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Monday, May 30, 2011

Holy Grail 100% Whole Wheat Sourdough from 100% WW Wild Culture

100% Whole Wheat Bread 
made from 100% Whole Wheat Wild Yeast Starter
using Tartine Bread Techniques

Chad Robertson in Tartine Bread calls the 100% Whole Wheat Bread "the holy grail", and says it is hit and miss whether one can get a nice airy crumb -- but he says it is worth going for it.  In his book, the whole wheat bread recipe is not 100% whole wheat, and the starter is not 100% whole wheat either. 

But that's what I wanted.

The last few days I've been trying to put together a Tartine starter, and it is almost up to fermenting strength, but not quite.  At the same time, I've been refreshing my old whole wheat starter daily using Tartine techniques, and today I decided to bake with that 100% whole wheat starter, to make a Tartine-style loaf, but using 100% whole wheat bread.
Tartine Starter on the left, my old Whole Wheat Starter on the right, 5th day of daily refreshing
I hadn't intended on going for the 'holy grail' before trying the official Tartine recipe a few times to get the feel of it, but that is what happened.

So this recipe is almost but not quite from the Tartine book.  To recap: What is different?

  • This starter is 100% whole wheat.
  • This flour is 100% whole wheat.
  • My starter did not pass the Tartine CO2 test.
  • I did not bake it in a dutch oven, I just used a casserole dish.

I made two loaves, using the same techniques that Robertson describes for his basic country loaf.  And I have to say that I am quite impressed with the way the dough performed.  I felt sure that the whole wheat dough would not respond the way bread dough would, with that wonderful elasticity, during the folds.  But it did, it was far more elastic than any other 100% whole wheat dough I have ever used.

The secret of the dough seems to be the long rests, the firm but gentle folds, the long bulk fermentation, and of course, getting the correct timing of the starter.
leaven is mixed the night before

next morning: at 8 hrs we don't see much aeration, expansion or evidence of fermentation

at the 14 hour point, still no airiness noted

Briefly, in my case I mixed the leaven from the starter at 2310 the night before the baking.  This starter actually sat out until 1330 the next afternoon: just over 14 hours!

At that point, I mixed the dough, using Tartine recipe weights (but using whole wheat flour), despite the fact that my leaven wouldn't pass the Tartine float test.  I wondered: is this because the leaven is spent?  Is this because I'm using whole wheat?  Is this because I squished the dough in tearing off a piece, releasing the gas before I put the blob in the water?  Of course, I went ahead and used the leaven anyway.

Only a FAIL if you do not TRY
After this, the method was fairly close to the Tartine time and methods: I mixed the dough;

The salt and extra water was added 40 minutes later, then I started the bulk fermentation stage.

Now I had the time to fold the dough in the bowl every 30 minutes, and I only did this for 3 hours, then we had to leave for a dinner party.

At the 3rd hour, I divided the dough and formed the loaves and tossed them in some rice flour lined baskets.  The dough, despite being 100% whole wheat, still performed with elasticity almost as nice as the pictures in Tartine Bread where they use some bread dough.  I'd never seen this amount of elasticity in any other 100% whole wheat dough, not ever.  I was able to form a decent boule that I knew would not unfold.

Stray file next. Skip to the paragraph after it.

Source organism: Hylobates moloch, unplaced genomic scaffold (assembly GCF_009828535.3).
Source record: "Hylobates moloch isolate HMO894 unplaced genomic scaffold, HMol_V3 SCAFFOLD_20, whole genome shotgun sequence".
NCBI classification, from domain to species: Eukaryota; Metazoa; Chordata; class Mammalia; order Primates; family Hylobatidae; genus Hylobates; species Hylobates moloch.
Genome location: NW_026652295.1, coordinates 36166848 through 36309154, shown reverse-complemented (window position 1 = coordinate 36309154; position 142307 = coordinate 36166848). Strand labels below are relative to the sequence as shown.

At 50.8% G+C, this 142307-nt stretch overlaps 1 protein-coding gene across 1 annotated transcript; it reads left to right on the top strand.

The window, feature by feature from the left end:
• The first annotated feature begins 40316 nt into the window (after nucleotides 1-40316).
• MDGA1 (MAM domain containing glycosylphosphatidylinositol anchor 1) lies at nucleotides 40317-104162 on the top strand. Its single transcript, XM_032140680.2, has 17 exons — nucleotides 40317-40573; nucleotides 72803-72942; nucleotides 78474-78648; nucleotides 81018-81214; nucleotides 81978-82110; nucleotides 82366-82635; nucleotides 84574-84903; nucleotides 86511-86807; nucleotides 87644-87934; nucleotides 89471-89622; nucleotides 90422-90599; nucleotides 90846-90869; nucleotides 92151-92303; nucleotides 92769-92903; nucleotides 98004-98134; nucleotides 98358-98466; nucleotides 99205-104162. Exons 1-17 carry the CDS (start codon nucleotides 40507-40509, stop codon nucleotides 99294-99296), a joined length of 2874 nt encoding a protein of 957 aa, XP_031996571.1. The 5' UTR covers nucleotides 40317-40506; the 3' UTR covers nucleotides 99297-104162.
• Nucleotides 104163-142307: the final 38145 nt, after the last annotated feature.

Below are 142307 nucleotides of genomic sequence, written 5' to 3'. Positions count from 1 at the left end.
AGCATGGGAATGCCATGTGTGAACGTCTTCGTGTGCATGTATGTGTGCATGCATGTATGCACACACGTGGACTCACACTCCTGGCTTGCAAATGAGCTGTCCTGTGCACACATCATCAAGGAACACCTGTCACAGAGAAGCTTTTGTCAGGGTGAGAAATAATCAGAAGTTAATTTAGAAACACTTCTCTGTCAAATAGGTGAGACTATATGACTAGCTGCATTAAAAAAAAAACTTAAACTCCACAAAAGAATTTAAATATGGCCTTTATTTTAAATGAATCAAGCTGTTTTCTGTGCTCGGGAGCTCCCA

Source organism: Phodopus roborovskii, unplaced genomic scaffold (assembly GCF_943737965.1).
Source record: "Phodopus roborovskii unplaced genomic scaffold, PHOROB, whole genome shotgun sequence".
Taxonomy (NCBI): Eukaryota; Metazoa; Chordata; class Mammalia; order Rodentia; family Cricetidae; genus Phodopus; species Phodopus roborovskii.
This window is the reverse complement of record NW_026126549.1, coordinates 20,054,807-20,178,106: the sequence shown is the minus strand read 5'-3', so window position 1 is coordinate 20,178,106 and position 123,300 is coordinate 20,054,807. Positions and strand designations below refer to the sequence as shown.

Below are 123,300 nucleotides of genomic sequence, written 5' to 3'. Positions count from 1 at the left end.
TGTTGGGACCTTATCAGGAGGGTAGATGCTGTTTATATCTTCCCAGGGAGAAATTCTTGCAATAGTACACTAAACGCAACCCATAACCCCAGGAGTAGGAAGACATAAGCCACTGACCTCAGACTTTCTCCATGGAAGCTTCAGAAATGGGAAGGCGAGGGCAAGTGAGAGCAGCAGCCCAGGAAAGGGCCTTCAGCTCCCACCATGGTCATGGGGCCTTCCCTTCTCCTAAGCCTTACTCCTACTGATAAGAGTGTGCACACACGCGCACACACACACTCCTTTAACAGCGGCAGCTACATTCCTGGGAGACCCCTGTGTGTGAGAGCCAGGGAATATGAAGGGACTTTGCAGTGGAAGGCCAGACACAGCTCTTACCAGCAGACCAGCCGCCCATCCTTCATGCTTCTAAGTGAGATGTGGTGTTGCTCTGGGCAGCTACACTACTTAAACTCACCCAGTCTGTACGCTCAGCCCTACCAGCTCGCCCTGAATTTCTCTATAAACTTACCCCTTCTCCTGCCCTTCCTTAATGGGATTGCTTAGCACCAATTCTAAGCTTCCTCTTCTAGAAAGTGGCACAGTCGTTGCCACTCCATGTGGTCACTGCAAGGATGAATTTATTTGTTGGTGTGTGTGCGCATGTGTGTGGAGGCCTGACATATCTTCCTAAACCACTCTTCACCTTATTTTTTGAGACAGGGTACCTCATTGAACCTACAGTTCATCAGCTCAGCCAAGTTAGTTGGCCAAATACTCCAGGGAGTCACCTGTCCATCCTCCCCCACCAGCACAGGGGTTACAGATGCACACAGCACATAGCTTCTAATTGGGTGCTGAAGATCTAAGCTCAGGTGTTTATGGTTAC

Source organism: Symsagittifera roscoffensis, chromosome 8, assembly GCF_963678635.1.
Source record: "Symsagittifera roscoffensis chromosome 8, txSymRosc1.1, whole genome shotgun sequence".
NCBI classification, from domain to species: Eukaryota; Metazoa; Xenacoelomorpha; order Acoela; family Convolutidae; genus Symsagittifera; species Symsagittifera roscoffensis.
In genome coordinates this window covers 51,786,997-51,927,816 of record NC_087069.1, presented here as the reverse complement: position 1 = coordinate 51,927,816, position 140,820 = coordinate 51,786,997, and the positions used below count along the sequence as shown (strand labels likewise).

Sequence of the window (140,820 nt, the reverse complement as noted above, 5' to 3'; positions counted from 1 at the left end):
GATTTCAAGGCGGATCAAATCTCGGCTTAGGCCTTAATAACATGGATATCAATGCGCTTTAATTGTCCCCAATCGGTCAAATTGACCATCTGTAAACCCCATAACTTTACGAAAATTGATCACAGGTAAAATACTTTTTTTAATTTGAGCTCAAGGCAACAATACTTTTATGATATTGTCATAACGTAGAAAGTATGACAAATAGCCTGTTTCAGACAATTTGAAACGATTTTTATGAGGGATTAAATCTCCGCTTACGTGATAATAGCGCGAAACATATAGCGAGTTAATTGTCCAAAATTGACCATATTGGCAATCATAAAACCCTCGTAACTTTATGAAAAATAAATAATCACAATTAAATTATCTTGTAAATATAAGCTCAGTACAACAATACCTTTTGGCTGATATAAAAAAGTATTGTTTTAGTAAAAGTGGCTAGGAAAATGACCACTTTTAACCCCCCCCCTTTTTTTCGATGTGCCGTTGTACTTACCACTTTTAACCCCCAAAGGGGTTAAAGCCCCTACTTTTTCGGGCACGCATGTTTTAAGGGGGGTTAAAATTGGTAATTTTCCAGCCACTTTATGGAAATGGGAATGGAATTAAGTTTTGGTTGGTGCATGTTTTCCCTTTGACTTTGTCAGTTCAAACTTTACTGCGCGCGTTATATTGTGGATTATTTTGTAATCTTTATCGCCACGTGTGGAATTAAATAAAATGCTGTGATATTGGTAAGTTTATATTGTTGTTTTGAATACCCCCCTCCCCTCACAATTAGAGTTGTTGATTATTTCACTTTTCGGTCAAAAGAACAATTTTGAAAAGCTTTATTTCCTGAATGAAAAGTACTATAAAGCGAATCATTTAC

One loaf I left at room temperature, the other I refrigerated, for baking in the morning.

The room-temperature dough was baked when we got home around 2100 (a 4 hour proof).


The loaf that was retarded overnight was baked in the morning, about 14-15 hours after having been formed.

I baked these loaves for 40 minutes following the Tartine Bread temperatures, and I'm happy with the way they turned out.


Woo Hoo!

I cracked into the loaf that had the long, overnight refrigerated retard this morning.  The crumb is airy in places, dense in others.  I did forget to score this loaf, which may have something to do with the dense crumb toward the top crust -- it had nowhere to go in that direction.

Overall I'm happy with the crust, not too crunchy, not too squishy.  And the taste is marvelous.  Lots of interesting nuances in the flavour, but despite the long fermenting and proofing, the taste is still quite mild, not sour.

So is it the holy grail?  Perhaps this is as good as it ever gets, who knows?  Still, I continue to wonder, what the bread might have achieved had the leaven passed the float test, or if I had remembered to score the loaf, or if I had an actual dutch oven rather than a casserole dish.

Of course, I'll keep trying.

This is the crumb of the second loaf:

Notes to Myself
  • My intention is to write a review of the Tartine Bread book, if I can ever bake an official loaf from its pages. So far, suffice it to say that I'm enjoying the book immensely, and I can heartily recommend it, especially for other bread makers who, like me perhaps, thought they could get away without yet another bread book. To give away early what my review will say: this book is worth it.
  • You forgot to put some rice flour on the dough, just before transferring it to the hot casserole dish, and that caused a bit of sticking.  Remember to sprinkle the rice flour on the dough (top of the dough in the basket, which makes it the bottom of the dough in the baking pot / dutch oven).  By the way, that rice flour makes a really nice texture on the loaf, very pretty.

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